I was lucky enough to hook up with both Younger and Tek for separate interviews on all matters Birdman, along with some updating of each man’s file, around the time of the release of the 2001 Sub Pop collection. I’d previously talked at length with Younger several years back while putting together historical liner notes for the 1995 New Christs anthology, Born Out of Time, that Canada’s Lance Rock Records issued. At the time I took note of the balance he seemed to strike between humility (at having been “just” a singer despite posterity’s judging him a respected rock pioneer), cynicism (at having been subjected to the horrors of the music biz) and pride (at having embarked upon a mission and accomplished it despite massive odds). To this day, those traits remain, as you’ll no doubt glean from his comments. Tek, too, while demonstrating a different sort of demeanor (a no-nonsense kind of guy blessed with a dry wit and a subtle romantic streak) has the kind of serene perspective that’s the mark of a rock ‘n’ roll survivor – all the better, given that his interviewer was precisely the kind of perspective-challenged, Birdman-loving fanboy mentioned above!
Younger himself suggests a key personality demarcation between the two Birdman founders, leading one to surmise a source of that ever-important “creative tension” that has helped fuel the great rock ‘n’ roll partnerships through time: “Between Deniz and myself we should be able to set things straight about the band for your article, Fred. Deniz is an ace at maintaining mystique; I, on the other hand, excel at demystification. I know who I’d prefer to listen to!”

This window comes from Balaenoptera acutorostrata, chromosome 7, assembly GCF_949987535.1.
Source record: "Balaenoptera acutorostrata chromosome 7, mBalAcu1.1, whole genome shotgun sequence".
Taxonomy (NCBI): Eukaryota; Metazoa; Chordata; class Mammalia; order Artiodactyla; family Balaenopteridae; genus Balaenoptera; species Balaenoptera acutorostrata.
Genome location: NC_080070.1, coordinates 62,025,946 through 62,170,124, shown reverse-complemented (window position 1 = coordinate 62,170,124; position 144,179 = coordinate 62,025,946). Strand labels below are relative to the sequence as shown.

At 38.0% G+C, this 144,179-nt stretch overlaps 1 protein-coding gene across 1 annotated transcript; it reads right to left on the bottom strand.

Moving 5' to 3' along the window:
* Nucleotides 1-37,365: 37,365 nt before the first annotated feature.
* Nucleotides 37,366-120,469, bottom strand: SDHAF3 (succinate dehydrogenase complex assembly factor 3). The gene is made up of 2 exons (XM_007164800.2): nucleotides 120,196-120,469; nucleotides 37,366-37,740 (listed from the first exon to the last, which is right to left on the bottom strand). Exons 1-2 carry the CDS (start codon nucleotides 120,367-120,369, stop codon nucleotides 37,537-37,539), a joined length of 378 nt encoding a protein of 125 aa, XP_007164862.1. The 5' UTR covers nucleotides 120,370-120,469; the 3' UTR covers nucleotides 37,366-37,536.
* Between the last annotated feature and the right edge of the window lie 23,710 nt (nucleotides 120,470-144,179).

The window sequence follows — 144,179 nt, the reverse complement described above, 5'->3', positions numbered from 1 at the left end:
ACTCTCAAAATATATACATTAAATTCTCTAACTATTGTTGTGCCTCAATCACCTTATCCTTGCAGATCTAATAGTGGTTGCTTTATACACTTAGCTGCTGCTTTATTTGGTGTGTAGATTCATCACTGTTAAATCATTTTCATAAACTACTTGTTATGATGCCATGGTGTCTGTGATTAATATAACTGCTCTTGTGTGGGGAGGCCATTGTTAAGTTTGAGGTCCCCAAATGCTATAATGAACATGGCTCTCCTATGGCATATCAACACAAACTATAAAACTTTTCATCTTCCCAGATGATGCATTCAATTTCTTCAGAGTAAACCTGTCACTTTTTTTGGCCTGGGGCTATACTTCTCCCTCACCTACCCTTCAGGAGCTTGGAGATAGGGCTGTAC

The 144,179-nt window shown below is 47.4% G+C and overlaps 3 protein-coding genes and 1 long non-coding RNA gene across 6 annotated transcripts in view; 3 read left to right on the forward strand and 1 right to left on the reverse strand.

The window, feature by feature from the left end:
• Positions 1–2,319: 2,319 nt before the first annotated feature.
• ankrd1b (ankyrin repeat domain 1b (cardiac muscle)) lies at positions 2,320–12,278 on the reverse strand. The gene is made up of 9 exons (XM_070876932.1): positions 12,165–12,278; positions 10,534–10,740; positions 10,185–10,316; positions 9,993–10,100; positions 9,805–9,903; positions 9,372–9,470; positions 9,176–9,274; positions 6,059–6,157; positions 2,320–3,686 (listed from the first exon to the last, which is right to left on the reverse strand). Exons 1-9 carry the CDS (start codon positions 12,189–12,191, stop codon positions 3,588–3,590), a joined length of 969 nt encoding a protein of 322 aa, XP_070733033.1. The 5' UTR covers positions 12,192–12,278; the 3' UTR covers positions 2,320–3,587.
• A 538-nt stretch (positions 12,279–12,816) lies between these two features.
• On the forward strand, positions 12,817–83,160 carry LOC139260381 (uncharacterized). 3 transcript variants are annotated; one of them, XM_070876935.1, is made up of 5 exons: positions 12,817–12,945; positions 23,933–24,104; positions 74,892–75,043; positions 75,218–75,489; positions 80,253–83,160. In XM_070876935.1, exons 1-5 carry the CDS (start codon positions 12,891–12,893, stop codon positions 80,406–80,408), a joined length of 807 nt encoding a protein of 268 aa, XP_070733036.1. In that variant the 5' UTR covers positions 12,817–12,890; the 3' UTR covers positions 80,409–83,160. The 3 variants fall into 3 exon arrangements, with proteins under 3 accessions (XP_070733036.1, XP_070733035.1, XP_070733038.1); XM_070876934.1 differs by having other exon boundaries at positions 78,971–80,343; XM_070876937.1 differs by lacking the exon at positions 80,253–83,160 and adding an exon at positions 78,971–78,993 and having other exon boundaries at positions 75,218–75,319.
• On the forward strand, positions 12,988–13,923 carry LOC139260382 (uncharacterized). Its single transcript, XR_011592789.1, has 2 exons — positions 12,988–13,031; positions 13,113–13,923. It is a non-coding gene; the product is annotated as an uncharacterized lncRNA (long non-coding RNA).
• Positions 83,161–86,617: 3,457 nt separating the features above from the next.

Below you can read what both men told me about all this, and more, some dozen years ago, so note that the comments at the end about reunions and such were clearly, ahem, premature. Yeah, hup!
First off, is the set remastered from the original tapes? Any outright remixing done in addition? I have the ’95 CD reissues of Radios Appear and Living Eyes that Red Eye issued in Australia, and at the time you remixed the latter because, as I understand it, you were never happy with the mix on the LP.
YOUNGER: I think the Radios Appear/Burned My Eye-era tracks are the remastered versions from the Red Eye reissued stuff, and the Living Eyes material is the re-mixed gear from that period also. The remixed versions of certain Australian-version Radios Appear songs used also for the “White Album” version of Radios Appear are the ones likely to be used again I’d imagine, but I’m unsure, and those were remastered for the Red Eye release. In the case of re-recorded versions, like “New Race,” “Anglo Girl Desire,” I think we’re using the later ones. Is this confusing to you as well. Deniz’s call on this would be the definitive one.